Even before I became a photographer, I always took a lot of pictures. Point and shoot, disposable camera, my phone, whatever: I loved being able to capture moments and memories. With that being said, I get asked a lot for tips on how to take better pictures, so much so that I created a workshop for it. It will be a while before I teach a workshop again (though I plan to turn the workbook I created into a digital download since it’s about content creation and not just photography basics), but I still wanted to share a few easy tips that will help anyone improve their photos, especially bloggers who need to create content and may not be able to book a session with their photographers.
Whether you are shooting with your cellphone or you’ve made an investment in a DSLR, these are 4 ways to instantly improve your photos for your blog.
Wipe your lens off
No, seriously, this is the number one thing that you need to do before you take a picture. Not cleaning your lens off before you shoot a photo is one of the reasons why your photos may look blurry or hazy. Keep a cleaning cloth with you or even use the bottom of your shirt, but just wipe it off before you shoot. You will instantly see a difference in how clear your pictures look.
Stop shooting into the Sun
Whenever you are taking pictures, you want to make sure that your light source is behind you, as if someone is shining a light over your shoulder to help you see where to walk. You want your subject, not you, to be well lit, and if you have them pose with their back to the sun, the photo is going to be hazy and look blown out. There are only a handful of times when you can shoot when your subject is backlit (and if you know those then you’re usually well versed in photography anyway), so make sure that you light your subject properly so that your photo is is evenly lit while still maintaining detail. If you feel like where you are currently wanting to shoot doesn’t allow for that, it’s totally ok to put that particular location on hold and shoot somewhere else, lol. Don’t sacrifice the quality of your photo because of poor lighting.
Both of these photos were taken with my iPhone. The lighting was bright and flowed from behind me. I only had to do minimal editing because the lighting was so great.
Step back and shoot lower
Contrary to popular believe, shooting with your camera or phone held higher does not may you look thinner. In actuality, it gives you a bobblehead and makes your body look distorted, lol. Our parents and older family members are notorious for trying to take pictures of people with their phones above their heads, so try not to let that be you. If you need someone to take a picture of you (or you’re taking a photo of someone else), step back, and bring your camera/lens slightly lower-don’t aim it up, just place it lower. This will make your legs appear longer, your body will be in proportion, and you’ll still have some context to your photo. It’s ok to tell someone to step back a little and then just crop the photo in if needed. You want to look long and lean, not short and squat in your pictures.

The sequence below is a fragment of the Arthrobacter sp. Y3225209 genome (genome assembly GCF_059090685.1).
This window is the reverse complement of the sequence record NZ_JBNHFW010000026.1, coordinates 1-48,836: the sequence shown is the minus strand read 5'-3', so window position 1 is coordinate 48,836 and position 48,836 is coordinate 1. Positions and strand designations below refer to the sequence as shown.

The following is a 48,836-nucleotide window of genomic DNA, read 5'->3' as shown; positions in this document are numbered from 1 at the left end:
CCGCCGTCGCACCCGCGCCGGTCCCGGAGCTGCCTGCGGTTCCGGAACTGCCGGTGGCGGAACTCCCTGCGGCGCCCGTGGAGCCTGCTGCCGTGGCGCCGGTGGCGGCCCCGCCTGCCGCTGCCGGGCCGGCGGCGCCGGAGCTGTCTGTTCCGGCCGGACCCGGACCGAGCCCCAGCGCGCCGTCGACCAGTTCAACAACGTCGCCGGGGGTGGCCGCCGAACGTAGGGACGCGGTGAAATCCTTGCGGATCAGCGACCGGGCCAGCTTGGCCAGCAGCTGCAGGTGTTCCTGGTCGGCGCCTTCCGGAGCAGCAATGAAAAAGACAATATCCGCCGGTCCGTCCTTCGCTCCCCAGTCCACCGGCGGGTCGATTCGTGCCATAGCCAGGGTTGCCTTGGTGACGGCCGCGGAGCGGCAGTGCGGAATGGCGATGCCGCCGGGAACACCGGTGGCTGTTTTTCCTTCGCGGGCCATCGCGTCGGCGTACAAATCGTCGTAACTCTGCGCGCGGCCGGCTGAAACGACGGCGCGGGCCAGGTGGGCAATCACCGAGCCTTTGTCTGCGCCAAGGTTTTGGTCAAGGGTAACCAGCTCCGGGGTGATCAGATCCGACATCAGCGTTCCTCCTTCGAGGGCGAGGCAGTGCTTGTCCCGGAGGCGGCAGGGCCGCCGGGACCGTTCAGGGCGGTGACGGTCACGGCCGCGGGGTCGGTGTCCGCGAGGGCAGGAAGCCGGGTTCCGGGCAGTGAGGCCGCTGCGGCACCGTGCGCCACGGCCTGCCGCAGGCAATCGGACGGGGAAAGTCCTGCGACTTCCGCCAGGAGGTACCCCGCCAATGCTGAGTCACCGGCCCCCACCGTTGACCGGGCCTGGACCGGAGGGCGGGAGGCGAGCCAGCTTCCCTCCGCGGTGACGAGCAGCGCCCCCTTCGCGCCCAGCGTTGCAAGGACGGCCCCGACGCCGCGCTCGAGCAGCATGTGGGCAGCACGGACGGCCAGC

Have Some Movement
If you find yourself saying “I don’t know what to do with my hands!” and don’t want to put your hands on your hip, then move around. You can slightly swing your hips from side to side, play with your hair, swing your dress, adjust your jacket, or even do a pretend walk (take one step forward and then rock back and repeat. It’s a trick that models use to appear like they are walking in photos). Constant subtle movement is the key to getting pictures that have a little bit of personality to them but don’t look forced.
*Bonus* Use an editing app to perfect your photos
Social media apps have a tendency to compress our photos, so you never want to upload a photo straight out of your camera. The goal is to try to get it right in the camera so that you have less editing to do, but there are always minor touches that you need to do to improve your photos. Brighten, color-correct, boost/lower your highlights and shadows and sharpen your photo before you post. Even if you are someone that uses filters/pre-sets (which there’s nothing wrong with using), you want to do this first so that you get the best photo possible. Snapseed is my fave ap for this, but VSCO still works too. If all else fails, use the built in editing options in Instagram.
There are so many other tips that you can use to help you with your photos, but these are simple ones that anyone can implement no matter what their level or experience is.
Also read: essential equipment for fashion + lifestyle bloggers | everyday blog photography props | must-have props that’ll upgrade your blog photography | what you really need to know to start a blog